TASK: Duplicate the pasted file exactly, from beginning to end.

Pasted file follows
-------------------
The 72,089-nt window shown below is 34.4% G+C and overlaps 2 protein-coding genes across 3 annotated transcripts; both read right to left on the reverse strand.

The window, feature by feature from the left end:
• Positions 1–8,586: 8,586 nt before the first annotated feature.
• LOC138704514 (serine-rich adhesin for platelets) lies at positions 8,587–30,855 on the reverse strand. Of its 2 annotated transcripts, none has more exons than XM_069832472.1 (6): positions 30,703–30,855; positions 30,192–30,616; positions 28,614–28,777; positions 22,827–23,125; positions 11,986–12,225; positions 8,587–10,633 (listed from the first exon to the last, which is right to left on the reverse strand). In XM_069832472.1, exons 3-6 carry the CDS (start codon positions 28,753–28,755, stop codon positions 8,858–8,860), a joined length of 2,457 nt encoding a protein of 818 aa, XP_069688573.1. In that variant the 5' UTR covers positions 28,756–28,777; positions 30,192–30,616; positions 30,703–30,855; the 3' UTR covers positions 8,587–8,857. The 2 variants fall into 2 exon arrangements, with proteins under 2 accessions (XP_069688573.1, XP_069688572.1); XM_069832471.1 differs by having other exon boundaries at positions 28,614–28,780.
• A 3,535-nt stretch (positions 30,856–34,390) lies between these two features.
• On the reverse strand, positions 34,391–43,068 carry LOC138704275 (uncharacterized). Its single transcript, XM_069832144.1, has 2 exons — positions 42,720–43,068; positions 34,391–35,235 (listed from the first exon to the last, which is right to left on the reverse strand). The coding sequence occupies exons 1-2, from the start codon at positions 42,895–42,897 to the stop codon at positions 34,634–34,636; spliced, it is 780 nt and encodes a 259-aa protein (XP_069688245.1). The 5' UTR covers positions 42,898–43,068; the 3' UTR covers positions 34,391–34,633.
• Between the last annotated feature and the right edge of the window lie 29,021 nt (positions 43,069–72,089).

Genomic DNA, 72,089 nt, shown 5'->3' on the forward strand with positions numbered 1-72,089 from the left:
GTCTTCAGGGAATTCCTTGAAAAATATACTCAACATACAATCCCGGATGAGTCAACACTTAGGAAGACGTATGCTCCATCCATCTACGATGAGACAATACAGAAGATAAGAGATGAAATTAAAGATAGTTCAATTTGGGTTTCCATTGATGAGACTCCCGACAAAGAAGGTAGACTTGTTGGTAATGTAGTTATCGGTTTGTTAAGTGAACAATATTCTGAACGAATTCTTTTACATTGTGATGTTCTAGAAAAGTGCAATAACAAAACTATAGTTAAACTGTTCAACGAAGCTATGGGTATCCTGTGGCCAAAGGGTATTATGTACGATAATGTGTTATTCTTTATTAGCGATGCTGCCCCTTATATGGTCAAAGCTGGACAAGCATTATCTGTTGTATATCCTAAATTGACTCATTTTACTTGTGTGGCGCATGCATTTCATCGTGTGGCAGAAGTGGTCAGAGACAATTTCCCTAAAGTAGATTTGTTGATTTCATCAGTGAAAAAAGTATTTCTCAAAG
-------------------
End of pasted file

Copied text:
The 72,089-nt window shown below is 34.4% G+C and overlaps 2 protein-coding genes across 3 annotated transcripts; both read right to left on the reverse strand.

The window, feature by feature from the left end:
• Positions 1–8,586: 8,586 nt before the first annotated feature.
• LOC138704514 (serine-rich adhesin for platelets) lies at positions 8,587–30,855 on the reverse strand. Of its 2 annotated transcripts, none has more exons than XM_069832472.1 (6): positions 30,703–30,855; positions 30,192–30,616; positions 28,614–28,777; positions 22,827–23,125; positions 11,986–12,225; positions 8,587–10,633 (listed from the first exon to the last, which is right to left on the reverse strand). In XM_069832472.1, exons 3-6 carry the CDS (start codon positions 28,753–28,755, stop codon positions 8,858–8,860), a joined length of 2,457 nt encoding a protein of 818 aa, XP_069688573.1. In that variant the 5' UTR covers positions 28,756–28,777; positions 30,192–30,616; positions 30,703–30,855; the 3' UTR covers positions 8,587–8,857. The 2 variants fall into 2 exon arrangements, with proteins under 2 accessions (XP_069688573.1, XP_069688572.1); XM_069832471.1 differs by having other exon boundaries at positions 28,614–28,780.
• A 3,535-nt stretch (positions 30,856–34,390) lies between these two features.
• On the reverse strand, positions 34,391–43,068 carry LOC138704275 (uncharacterized). Its single transcript, XM_069832144.1, has 2 exons — positions 42,720–43,068; positions 34,391–35,235 (listed from the first exon to the last, which is right to left on the reverse strand). The coding sequence occupies exons 1-2, from the start codon at positions 42,895–42,897 to the stop codon at positions 34,634–34,636; spliced, it is 780 nt and encodes a 259-aa protein (XP_069688245.1). The 5' UTR covers positions 42,898–43,068; the 3' UTR covers positions 34,391–34,633.
• Between the last annotated feature and the right edge of the window lie 29,021 nt (positions 43,069–72,089).

Genomic DNA, 72,089 nt, shown 5'->3' on the forward strand with positions numbered 1-72,089 from the left:
GTCTTCAGGGAATTCCTTGAAAAATATACTCAACATACAATCCCGGATGAGTCAACACTTAGGAAGACGTATGCTCCATCCATCTACGATGAGACAATACAGAAGATAAGAGATGAAATTAAAGATAGTTCAATTTGGGTTTCCATTGATGAGACTCCCGACAAAGAAGGTAGACTTGTTGGTAATGTAGTTATCGGTTTGTTAAGTGAACAATATTCTGAACGAATTCTTTTACATTGTGATGTTCTAGAAAAGTGCAATAACAAAACTATAGTTAAACTGTTCAACGAAGCTATGGGTATCCTGTGGCCAAAGGGTATTATGTACGATAATGTGTTATTCTTTATTAGCGATGCTGCCCCTTATATGGTCAAAGCTGGACAAGCATTATCTGTTGTATATCCTAAATTGACTCATTTTACTTGTGTGGCGCATGCATTTCATCGTGTGGCAGAAGTGGTCAGAGACAATTTCCCTAAAGTAGATTTGTTGATTTCATCAGTGAAAAAAGTATTTCTCAAAG